A British man who died with coronavirus in his lungs in January is now believed to be the first virus fatality in the UK – two months earlier than previously thought.
Peter Attwood, 84, died in hospital on January 30 after coming down with a cough and fever before Christmas. His initial cause of death was marked as heart failure and pneumonia.
But tests carried out after his death revealed Covid-19 was present in his lung tissue, making him the UK’s earliest recorded death from the disease.
Peter, a retired company secretary from Chatham, Kent, first had symptoms on December 15, two weeks before China told the World Health Organisation (WHO) about cases of ‘viral pneumonia’ in Wuhan.
His daughter, Jane Buckland, has attacked Chinese officials who she says covered up the outbreak in its earliest days. She believes her father – who had never travelled abroad – and many others might still be alive if the threat of the virus was known about sooner.
‘Covid has obviously been around for much longer than we know,’ she told The Sun. ‘People have been talking about a cover-up but we don’t know the scale of it.
‘My father could still be here if we’d known about the threat of this horrible virus earlier.’
Jane, 46, also had symptoms of the virus before Christmas, including a dry cough, and fever, as well as aches and pains and diarrhoea. She is still not sure if she had Covid-19, as tests were not yet available, but said she is considering paying for an antibody test.
She said: ‘I went to Christmas parties and was hugging and kissing everyone, even people I didn’t know. That’s what people do at Christmas. If we’d known we were possibly spreading a deadly virus, things could have been very different.’
The full-time carer fears that she may have passed the condition on to her father at a time when he could have been shielding if more information about the growing pandemic had been available.
Her daughter Megan, 18, also developed a cough and fever on January 10.
Peter, who had an underlying heart condition, was admitted to hospital on January 7 as his cough worsened. Blood tests showed an unknown infection, with his death certificate citing the cause as heart failure and pneumonia.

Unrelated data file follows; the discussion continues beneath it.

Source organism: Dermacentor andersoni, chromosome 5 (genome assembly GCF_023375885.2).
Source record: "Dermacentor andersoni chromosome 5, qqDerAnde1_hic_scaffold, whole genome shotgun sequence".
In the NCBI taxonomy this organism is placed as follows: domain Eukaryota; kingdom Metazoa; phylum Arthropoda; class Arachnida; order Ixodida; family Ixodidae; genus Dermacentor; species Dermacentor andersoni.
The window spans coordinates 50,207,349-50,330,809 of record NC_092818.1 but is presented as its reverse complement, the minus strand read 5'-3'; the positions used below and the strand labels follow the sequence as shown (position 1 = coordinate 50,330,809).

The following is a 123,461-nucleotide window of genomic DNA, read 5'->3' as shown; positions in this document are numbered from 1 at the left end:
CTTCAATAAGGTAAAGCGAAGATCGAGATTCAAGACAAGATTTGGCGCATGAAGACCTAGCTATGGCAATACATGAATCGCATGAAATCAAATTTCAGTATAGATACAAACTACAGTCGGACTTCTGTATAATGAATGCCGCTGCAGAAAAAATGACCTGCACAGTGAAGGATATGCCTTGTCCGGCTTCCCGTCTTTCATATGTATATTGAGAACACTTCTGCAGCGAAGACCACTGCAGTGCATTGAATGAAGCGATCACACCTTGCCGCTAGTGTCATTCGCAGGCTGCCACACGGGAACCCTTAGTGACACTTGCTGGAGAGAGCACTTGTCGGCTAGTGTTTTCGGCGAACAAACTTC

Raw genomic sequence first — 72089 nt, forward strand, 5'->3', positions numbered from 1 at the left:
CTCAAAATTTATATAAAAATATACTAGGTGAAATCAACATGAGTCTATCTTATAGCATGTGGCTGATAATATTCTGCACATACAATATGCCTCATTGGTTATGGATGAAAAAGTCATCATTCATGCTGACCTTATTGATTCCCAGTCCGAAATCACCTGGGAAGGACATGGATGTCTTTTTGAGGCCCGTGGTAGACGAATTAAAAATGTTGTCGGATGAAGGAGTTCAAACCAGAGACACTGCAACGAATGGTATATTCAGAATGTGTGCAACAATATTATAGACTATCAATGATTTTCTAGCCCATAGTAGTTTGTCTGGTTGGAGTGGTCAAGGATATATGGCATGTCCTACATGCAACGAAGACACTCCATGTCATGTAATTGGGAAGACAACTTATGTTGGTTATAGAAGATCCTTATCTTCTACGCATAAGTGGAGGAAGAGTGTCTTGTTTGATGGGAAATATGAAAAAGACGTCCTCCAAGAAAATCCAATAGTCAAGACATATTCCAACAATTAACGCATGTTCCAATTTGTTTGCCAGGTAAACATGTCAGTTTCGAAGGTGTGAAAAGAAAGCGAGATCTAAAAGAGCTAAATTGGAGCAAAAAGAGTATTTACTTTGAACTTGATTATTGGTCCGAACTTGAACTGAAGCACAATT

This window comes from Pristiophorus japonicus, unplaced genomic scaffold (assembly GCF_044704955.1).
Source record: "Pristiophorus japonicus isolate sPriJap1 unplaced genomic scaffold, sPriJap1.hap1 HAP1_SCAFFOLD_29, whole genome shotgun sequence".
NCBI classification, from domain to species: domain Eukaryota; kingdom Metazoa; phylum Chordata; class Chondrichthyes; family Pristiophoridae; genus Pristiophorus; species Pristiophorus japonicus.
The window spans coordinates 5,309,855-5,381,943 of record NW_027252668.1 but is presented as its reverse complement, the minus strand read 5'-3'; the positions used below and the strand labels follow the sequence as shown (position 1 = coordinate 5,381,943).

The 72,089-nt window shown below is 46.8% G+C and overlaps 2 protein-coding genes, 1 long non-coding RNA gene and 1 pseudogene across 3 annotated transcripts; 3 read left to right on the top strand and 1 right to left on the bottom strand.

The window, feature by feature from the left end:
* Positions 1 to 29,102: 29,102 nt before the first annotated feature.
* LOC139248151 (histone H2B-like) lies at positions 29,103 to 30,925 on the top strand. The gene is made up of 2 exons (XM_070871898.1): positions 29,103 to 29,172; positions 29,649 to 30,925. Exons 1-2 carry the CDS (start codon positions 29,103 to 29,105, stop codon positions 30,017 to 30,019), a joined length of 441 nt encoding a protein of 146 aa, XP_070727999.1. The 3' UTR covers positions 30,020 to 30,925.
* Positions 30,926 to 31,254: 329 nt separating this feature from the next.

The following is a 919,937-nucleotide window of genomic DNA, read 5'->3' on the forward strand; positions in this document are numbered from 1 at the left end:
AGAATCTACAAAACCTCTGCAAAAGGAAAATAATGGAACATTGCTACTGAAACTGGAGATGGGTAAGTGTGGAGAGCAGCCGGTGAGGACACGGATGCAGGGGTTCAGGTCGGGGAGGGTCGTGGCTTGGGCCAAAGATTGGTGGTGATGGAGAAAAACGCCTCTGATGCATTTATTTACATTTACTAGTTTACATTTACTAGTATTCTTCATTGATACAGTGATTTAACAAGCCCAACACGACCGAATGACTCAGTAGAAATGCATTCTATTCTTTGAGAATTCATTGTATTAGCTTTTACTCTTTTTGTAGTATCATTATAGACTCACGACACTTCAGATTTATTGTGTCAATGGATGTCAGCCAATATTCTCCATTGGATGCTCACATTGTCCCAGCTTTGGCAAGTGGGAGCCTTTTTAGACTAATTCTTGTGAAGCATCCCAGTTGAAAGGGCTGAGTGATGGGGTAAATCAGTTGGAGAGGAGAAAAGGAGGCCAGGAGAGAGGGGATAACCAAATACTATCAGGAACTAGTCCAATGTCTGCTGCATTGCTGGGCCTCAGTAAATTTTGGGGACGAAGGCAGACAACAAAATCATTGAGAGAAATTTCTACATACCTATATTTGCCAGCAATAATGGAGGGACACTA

Doctors preserved some of his lung tissue because they suspected he might have had asbestosis, a lung condition caused by asbestos. A coroner has to be informed of deaths from the condition – but Peter had never worked with the substance.
Instead, as more awareness of the pandemic grew, doctors tested his lungs for Covid-19. Kent coroner Bina Patel emailed Jane last Thursday saying the post-mortem tests had found the virus in her father’s lungs.
Peter’s cause of death has now been recorded as ‘Covid-19 infection and bronchopneumonia’.
Until now, a woman in her 70s with underlying health conditions was thought to be the first person in the UK to die after testing positive for coronavirus. She died in March.
On January 9, the WHO reported that China had made a ‘preliminary determination’ that its outbreak was caused by coronavirus.
Former Conservative leader Iain Duncan Smith said the WHO had ‘failed to press China back in November and December’ when it was clear the country had ‘at least an epidemic on their hands’.
Tory MP Tom Tugendhat, Chairman of the Commons Foreign Affairs Committee, told the Sun: ‘China’s secrecy over the emergence of Covid has put at risk millions.’
A Government spokesman responded: ‘There is no evidence there was sustained transmission within the community in January 2020. We acted swiftly to curb coronavirus.’
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